Like Britpop nostalgists, Old Blairites like Peter Mandelson want to rehash all the old tunes from the 1990s, as if we still live in the comforting world of the old two party system (and they call themselves modernisers!) Putting all your energy into chasing after “soft” Tories doesn’t make much sense when there aren’t many of them (Cameron got 36% of the vote, John Major got 43% in 1992) and your core vote is slipping away faster than you can say Nick Robinson.

The idea that the millions of working class voters who voted for UKIP are really crying out for another Tony Blair is ridiculous. Yes, they may have voted for a nominally “right-wing” party, but their issues are ones left-wingers should have engraved on their hearts – jobs, housing, poverty, perpetual insecurity – as well as complex feelings about English identity and culture which are outside the conventional left-right framework. In the 1990s, these voters had no other choice than to vote Labour or stay at home. Now they do.

George Lakoff

Why are we still letting the right win?

Thinking about this election campaign and what might happen afterwards, I dug out this interview given by the American professor George Lakoff to the Guardian’s Zoe Williams back in February. It’s well worth a read if you want to know why the left has been generally losing the argument for the last 35 years.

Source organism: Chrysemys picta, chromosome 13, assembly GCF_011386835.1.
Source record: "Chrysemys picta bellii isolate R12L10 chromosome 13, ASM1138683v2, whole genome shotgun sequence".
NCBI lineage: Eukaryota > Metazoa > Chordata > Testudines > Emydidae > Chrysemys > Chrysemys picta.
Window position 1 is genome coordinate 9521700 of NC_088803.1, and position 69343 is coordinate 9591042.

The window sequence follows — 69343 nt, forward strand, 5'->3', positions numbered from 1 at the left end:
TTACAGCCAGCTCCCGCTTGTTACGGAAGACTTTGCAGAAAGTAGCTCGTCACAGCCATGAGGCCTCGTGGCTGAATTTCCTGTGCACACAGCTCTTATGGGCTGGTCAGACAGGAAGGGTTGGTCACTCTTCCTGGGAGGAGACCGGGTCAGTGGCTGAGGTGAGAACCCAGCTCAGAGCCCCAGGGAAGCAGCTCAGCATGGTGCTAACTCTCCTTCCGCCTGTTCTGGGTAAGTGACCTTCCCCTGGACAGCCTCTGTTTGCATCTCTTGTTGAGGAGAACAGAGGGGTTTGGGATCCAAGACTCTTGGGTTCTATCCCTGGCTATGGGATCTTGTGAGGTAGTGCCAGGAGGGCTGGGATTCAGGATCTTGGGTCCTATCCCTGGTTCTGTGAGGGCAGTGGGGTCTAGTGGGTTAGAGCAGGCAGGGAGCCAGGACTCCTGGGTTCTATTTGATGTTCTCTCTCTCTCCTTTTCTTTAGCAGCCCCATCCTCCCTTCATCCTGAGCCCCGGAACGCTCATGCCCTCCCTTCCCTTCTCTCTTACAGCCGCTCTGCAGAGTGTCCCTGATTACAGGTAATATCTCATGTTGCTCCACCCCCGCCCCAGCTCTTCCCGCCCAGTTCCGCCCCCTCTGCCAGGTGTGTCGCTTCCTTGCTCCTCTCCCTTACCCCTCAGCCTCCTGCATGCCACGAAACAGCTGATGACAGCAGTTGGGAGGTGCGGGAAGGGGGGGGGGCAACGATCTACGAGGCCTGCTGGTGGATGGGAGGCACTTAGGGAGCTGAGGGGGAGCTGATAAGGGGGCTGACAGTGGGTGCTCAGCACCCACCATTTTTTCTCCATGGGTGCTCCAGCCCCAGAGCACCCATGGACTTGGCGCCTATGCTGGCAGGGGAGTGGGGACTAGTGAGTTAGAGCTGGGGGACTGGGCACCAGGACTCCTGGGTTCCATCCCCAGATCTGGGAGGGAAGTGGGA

Lakoff’s field is cognitive linguistics and his thing is “framing”. From what I can see this basically means the set of values we use to make sense of the world around us. They determine how we respond to events in our personal lives and well as things happening in the news. Frames “structure our ideas and concepts, they shape the way we reason… For the most part, our use of frames is unconscious and automatic,” says Lakoff. When we come across an idea that fits our frames, it strikes us as “common sense”. And in the long term political arguments are won by those who get most people to see their views as common sense.